Citrus leaves contain rutin at concentrations of 11 and 7 g/kg in orange and lime trees respectively.[5]


The enzyme quercitrinase can be found in Aspergillus flavus.[6] It is an enzyme in the rutin catabolic pathway.[7]

In food

Rutin is a citrus flavonoid glycoside found in many plants including buckwheat,[8] the leaves and petioles of Rheum species, and asparagusTartary buckwheat seeds have been found to contain more rutin (about 0.8–1.7% dry weight) than common buckwheat seeds (0.01% dry weight).[8] Rutin is one of the primary flavonols found in ‘clingstone’ peaches.[9] It is also found in green tea infusions.[10]

Approximate rutin content per 100g of selected foods, in milligrams per 100 milliliters:[11]

Sortable table
Numeric Alphabetic
332 Capers, spice
45 Olive [Black], raw
36 Buckwheat, whole grain flour
23 Asparagus, raw
19 Black raspberry, raw
11 Red raspberry, raw
9 Buckwheat, groats, thermally treated
6 Buckwheat, refined flour
6 Greencurrant
6 Plum, fresh
5 Blackcurrant, raw
4 Blackberry, raw
3 Tomato (Cherry), whole, raw
2 Prune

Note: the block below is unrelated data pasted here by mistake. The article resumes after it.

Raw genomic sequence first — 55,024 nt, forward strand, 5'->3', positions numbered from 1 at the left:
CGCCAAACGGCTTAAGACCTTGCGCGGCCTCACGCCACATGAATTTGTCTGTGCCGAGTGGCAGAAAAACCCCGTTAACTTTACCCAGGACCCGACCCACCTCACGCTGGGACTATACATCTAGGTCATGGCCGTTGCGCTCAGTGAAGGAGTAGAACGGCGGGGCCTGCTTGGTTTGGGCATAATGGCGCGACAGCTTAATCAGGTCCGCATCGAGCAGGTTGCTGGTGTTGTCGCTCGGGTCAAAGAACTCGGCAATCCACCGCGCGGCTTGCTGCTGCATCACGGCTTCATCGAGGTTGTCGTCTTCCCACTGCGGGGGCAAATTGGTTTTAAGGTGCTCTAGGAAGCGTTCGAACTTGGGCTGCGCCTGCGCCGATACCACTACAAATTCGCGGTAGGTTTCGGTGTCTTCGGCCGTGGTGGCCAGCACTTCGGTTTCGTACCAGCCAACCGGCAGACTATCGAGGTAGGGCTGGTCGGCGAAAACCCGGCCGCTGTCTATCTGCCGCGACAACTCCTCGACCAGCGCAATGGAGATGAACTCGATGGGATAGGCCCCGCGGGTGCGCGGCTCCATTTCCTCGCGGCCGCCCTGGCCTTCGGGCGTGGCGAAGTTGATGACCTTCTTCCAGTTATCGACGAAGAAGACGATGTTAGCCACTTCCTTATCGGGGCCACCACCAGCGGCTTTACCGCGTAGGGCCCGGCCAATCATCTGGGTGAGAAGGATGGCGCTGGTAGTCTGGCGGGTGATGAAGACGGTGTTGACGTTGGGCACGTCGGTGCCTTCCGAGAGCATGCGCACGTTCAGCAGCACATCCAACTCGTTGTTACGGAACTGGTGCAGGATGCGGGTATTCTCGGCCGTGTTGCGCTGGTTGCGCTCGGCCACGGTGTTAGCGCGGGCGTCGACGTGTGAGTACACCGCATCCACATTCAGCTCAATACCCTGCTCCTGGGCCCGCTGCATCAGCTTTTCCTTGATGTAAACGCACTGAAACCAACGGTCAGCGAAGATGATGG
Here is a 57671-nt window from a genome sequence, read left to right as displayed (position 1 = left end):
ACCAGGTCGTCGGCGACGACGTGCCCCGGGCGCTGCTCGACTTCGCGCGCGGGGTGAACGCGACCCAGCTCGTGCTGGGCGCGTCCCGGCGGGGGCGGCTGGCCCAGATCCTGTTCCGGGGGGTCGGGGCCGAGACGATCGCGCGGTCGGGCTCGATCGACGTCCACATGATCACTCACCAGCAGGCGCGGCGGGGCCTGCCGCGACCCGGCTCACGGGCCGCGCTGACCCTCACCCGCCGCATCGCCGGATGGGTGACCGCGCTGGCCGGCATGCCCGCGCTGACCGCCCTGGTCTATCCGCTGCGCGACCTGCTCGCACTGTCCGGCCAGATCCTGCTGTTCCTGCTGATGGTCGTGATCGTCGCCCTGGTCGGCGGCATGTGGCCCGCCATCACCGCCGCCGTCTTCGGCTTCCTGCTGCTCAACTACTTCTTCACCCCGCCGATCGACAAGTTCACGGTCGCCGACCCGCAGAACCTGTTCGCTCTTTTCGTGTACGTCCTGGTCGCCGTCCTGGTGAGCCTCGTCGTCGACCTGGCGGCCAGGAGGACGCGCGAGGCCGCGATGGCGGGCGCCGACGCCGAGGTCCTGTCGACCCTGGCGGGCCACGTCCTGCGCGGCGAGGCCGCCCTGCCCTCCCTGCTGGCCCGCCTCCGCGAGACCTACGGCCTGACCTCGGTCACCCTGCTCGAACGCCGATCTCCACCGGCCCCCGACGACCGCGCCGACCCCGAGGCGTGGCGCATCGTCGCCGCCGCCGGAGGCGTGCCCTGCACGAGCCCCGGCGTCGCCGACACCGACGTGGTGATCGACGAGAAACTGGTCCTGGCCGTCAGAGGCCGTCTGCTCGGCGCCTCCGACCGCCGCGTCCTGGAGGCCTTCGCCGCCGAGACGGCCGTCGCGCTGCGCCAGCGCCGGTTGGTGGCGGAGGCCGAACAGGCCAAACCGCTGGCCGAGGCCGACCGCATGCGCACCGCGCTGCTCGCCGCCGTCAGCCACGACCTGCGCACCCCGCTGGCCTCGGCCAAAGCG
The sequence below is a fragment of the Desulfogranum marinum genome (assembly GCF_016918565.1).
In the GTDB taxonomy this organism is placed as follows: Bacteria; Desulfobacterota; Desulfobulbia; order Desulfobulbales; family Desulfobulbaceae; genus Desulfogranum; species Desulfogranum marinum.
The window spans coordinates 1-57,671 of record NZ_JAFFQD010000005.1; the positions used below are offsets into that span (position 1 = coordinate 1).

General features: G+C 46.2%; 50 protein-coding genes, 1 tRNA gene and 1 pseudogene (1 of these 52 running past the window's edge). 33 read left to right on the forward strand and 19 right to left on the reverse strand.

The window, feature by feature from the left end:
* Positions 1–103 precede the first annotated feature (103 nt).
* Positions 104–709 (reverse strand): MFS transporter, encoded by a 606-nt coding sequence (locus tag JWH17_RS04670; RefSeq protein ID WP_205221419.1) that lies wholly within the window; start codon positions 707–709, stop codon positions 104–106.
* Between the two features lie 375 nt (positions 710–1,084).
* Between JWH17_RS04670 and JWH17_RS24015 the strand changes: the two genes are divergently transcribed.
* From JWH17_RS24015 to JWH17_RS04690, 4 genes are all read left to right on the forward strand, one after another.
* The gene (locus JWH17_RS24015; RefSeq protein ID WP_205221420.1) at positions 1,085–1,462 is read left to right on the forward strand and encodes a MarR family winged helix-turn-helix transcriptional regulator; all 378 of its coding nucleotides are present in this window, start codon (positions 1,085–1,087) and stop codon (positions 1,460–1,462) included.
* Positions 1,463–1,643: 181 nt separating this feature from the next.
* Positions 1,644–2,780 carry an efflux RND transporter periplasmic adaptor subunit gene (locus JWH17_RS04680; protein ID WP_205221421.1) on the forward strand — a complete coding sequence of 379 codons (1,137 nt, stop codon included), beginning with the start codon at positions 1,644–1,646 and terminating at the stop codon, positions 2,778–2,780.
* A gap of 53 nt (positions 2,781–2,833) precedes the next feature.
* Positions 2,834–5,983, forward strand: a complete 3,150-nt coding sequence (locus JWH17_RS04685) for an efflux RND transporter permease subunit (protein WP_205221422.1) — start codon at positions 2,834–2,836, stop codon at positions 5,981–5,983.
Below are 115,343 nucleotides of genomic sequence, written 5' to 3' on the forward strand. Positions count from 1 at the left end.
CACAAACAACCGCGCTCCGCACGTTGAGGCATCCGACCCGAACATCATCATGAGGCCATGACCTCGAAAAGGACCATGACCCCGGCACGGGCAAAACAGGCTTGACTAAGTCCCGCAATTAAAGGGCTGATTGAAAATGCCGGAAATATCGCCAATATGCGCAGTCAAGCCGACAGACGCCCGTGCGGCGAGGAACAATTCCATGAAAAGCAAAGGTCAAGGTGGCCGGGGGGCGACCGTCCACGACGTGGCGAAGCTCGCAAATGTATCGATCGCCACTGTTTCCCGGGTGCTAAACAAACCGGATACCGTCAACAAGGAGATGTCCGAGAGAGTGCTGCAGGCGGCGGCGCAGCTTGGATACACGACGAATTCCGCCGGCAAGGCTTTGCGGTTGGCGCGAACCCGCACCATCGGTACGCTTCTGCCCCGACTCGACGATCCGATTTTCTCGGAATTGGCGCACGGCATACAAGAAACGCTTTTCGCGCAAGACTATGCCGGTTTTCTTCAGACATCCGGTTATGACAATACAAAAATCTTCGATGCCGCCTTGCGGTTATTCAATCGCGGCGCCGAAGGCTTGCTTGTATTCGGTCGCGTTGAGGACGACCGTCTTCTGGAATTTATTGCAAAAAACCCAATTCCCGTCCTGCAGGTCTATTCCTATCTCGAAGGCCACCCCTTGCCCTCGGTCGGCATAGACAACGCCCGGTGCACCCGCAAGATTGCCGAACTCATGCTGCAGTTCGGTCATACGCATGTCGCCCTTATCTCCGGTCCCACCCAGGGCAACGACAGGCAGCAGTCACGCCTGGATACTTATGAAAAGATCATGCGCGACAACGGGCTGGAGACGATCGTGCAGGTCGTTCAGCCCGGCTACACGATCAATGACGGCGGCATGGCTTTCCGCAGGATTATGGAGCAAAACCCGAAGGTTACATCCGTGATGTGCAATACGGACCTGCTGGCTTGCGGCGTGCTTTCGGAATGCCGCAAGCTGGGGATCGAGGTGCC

2 Fenugreek
2 Marjoram, dried
2 Tea (Black), infusion
1 Grape, raisin
1 Zucchini, raw
1 Apricot, raw
1 Tea (Green), infusion
0 Apple
0 Redcurrant
0 Grape (green)
0 Tomato, whole, raw


Rutin (rutoside or rutinoside)[12] and other dietary flavonols are under preliminary clinical research for their potential biological effects, such as in reducing post-thrombotic syndromevenous insufficiency, or endothelial dysfunction, but there was no high-quality evidence for their safe and effective uses as of 2018.[12][13][14][needs update] As a flavonol among similar flavonoids, rutin has low bioavailability due to poor absorption, high metabolism, and rapid excretion that collectively make its potential for use as a therapeutic agent limited.[12]


The biosynthesis pathway of rutin in mulberry (Morus alba L.) leaves begins with phenylalanine, which produces cinnamic acid under the action of phenylalanine ammonia lyase (PAL). Cinnamic acid is catalyzed by cinnamic acid-4-hydroxylase (C4H) and 4-coumarate-CoA ligase (4CL) to form pcoumaroyl-CoA. Subsequently, chalcone synthase (CHS) catalyzes the condensation of p-coumaroyl-CoA and three molecules of malonyl-CoA to produce naringenin chalcone, which is eventually converted into naringenin flavanone with the participation of chalcone isomerase (CHI). With the action of flavanone 3-hydroxylas (F3H), dihydrokaempferol (DHK) is generated. DHK can be further hydroxylated by flavonoid 3´-hydroxylase (F3’H) to produce dihydroquercetin (DHQ), which is then catalyzed by flavonol synthase (FLS) to form quercetin. After quercetin is catalyzed by UDP-glucose flavonoid 3-O-glucosyltransferase (UFGT) to form isoquercitrin, finally, the formation of rutin from isoquercitrin is catalyzed by flavonoid 3-O-glucoside L-rhamnosyltransferase.[15]